Diana Nyad’s epic Cuba to Florida swim stirs debate in marathon swimming community
On 2 Sep 2013 Diana Nyad completed a staggering 103 mile swim from Cuba to Florida. She’s 64 and has attempted this swim four times previously. Other world class swimmers have also tried and failed, usually brought down by jellyfish stings but fickle weather and sheer exhaustion have also played a part.
Australian Susie Maroney completed the swim in 1997 using a shark cage but this is the first time it has been completed without such a device. Nyad first attempted the swim in 1978.
The swim took 52 hours, 54 minutes and 18 seconds, has attracted global coverage and wide acclaim. Nyad even received a Tweet from US President Barack Obama that read, “Congratulations to @DianaNyad. Never give up on your dreams.”
But not everyone is delighted.
In the world of marathon swimming, Nyad is a controversial figure. Like any sport, marathon swimming has developed a set of conventions. For certain well-known swims, such as the English Channel, there is a set of rules that must be followed for the swim to be ratified. Other significant crossings also have their own associations and rules, which usually closely resemble those for the English Channel.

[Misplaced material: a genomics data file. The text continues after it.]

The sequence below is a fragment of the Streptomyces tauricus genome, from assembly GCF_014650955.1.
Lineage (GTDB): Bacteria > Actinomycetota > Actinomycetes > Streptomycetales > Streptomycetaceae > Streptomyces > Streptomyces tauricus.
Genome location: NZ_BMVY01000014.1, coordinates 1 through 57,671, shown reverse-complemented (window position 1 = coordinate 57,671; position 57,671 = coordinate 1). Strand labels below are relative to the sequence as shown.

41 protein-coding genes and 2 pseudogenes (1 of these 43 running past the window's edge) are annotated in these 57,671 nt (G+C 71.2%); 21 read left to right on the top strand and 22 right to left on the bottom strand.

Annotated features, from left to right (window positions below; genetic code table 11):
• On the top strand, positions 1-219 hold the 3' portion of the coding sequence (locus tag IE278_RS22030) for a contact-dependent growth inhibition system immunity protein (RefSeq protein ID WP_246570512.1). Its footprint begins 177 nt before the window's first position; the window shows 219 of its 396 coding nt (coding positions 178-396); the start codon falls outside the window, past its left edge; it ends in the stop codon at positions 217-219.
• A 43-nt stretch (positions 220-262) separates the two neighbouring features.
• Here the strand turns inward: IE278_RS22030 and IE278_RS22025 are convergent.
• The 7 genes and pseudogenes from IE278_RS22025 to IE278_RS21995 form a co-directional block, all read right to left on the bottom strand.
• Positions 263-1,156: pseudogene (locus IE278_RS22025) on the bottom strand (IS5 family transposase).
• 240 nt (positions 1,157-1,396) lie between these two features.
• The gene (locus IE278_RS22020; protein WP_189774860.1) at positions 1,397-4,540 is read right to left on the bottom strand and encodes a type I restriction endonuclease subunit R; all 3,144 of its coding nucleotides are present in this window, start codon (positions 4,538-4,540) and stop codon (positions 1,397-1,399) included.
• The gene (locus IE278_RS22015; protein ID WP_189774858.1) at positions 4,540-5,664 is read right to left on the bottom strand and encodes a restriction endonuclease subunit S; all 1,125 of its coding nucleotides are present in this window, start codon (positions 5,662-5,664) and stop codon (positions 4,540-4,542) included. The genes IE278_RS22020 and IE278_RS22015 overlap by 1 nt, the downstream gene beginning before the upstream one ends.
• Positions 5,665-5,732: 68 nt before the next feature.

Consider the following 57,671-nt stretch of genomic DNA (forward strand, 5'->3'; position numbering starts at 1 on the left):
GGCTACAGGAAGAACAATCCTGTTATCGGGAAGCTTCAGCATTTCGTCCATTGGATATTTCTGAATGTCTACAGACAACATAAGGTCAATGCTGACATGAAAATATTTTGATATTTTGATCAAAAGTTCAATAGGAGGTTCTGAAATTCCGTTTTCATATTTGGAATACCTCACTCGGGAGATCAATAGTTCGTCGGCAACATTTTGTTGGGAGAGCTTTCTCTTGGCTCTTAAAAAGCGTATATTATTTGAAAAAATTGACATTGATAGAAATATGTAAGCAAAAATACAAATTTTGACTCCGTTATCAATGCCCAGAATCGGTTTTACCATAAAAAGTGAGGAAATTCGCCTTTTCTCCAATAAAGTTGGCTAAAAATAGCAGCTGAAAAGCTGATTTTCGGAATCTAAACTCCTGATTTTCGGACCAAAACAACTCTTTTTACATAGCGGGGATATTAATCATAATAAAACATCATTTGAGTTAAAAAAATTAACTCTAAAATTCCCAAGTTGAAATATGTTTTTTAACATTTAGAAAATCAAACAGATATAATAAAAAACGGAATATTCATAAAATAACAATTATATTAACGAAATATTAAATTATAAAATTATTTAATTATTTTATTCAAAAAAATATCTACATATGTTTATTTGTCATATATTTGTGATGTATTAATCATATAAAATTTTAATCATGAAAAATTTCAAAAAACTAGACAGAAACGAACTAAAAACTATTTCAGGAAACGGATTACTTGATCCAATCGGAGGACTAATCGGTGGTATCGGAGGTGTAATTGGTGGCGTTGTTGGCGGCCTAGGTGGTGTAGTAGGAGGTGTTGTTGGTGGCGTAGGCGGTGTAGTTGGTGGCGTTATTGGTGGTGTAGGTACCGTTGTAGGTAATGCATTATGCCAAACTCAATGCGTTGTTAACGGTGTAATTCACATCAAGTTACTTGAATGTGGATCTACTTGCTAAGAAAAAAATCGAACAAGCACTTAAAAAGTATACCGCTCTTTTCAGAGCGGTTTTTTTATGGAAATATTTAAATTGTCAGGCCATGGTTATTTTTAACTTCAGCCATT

When experienced marathon swimmers attempt new crossings or circumnavigations, the convention is that they will stick to English Channel rules.
Nyad is controversial because she has deviated from these conventions, although there are no specific rules in place for a Cuba to Florida swim. For example, she used a silicon mask and a full body costume to reduce the risk of jellyfish stings. To some, this is a sensible and logical precaution for a swim that is known for its jellies. To others it (admittedly only an extreme few) it disqualifies the swim from serious consideration.
The swim has also been described as something of a floating circus and there is some disquiet amongst marathon swimmers about the global attention it’s garnered. Perhaps this is because swimmers are used to plugging away quietly on solitarily on their swims far from the media’s attention. There is concern that the media attention may damage the sport.
However, the majority verdict seems to be something like, “even if she didn’t stick to our usual rules, it’s still an amazing achievement.”
You can see some of the views expressed by swimmers on www.marathonswimmers.org
(c) Jeff Coble